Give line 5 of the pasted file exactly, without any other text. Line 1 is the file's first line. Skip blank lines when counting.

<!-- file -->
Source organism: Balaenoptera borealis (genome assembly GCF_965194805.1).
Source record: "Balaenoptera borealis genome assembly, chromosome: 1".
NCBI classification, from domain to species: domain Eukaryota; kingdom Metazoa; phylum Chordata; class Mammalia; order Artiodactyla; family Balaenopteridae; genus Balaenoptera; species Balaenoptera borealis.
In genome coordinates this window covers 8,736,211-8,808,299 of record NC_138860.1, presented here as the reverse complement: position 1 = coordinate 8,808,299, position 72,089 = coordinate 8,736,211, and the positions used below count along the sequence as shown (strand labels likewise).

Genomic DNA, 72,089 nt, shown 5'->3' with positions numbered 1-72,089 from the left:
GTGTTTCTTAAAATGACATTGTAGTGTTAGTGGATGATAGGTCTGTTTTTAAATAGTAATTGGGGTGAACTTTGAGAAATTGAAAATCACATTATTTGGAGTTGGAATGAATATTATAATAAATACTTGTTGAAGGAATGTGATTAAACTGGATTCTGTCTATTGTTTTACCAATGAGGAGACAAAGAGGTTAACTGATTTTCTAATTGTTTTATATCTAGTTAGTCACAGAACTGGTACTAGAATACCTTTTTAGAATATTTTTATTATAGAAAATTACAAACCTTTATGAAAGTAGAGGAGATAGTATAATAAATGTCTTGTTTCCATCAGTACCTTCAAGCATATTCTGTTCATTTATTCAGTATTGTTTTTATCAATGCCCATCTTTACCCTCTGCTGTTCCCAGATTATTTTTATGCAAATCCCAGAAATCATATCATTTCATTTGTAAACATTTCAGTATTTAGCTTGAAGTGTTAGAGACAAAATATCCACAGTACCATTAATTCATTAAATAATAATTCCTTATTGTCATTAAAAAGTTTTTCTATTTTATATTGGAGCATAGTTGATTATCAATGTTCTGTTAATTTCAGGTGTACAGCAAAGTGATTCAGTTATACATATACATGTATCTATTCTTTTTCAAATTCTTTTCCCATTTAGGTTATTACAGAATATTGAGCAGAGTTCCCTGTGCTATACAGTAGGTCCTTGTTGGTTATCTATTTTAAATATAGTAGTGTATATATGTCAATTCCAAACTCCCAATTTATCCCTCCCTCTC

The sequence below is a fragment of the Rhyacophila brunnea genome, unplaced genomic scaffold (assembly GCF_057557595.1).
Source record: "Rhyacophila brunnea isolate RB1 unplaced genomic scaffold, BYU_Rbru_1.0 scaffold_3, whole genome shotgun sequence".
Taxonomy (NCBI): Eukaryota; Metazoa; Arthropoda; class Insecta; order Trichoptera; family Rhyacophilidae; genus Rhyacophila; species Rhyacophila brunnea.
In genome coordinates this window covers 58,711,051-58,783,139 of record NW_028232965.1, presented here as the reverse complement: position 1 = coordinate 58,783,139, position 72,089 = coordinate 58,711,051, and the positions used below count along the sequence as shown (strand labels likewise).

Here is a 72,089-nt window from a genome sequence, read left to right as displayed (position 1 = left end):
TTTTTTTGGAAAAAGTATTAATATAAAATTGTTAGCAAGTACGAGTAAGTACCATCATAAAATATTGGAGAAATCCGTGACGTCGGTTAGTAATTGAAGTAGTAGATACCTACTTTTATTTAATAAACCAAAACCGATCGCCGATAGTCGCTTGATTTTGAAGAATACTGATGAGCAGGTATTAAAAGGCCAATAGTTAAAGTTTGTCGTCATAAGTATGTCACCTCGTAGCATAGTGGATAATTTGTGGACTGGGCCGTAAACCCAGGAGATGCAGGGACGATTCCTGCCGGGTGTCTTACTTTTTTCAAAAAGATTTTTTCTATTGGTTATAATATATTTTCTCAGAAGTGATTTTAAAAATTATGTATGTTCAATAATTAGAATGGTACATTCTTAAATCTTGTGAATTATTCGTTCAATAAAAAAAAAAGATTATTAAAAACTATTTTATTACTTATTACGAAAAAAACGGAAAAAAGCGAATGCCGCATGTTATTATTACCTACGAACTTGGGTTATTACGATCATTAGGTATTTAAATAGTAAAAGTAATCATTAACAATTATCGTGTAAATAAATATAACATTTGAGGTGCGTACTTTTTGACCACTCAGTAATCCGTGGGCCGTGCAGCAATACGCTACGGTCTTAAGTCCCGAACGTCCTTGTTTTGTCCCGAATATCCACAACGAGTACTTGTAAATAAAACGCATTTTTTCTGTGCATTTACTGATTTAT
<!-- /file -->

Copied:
Genomic DNA, 72,089 nt, shown 5'->3' with positions numbered 1-72,089 from the left: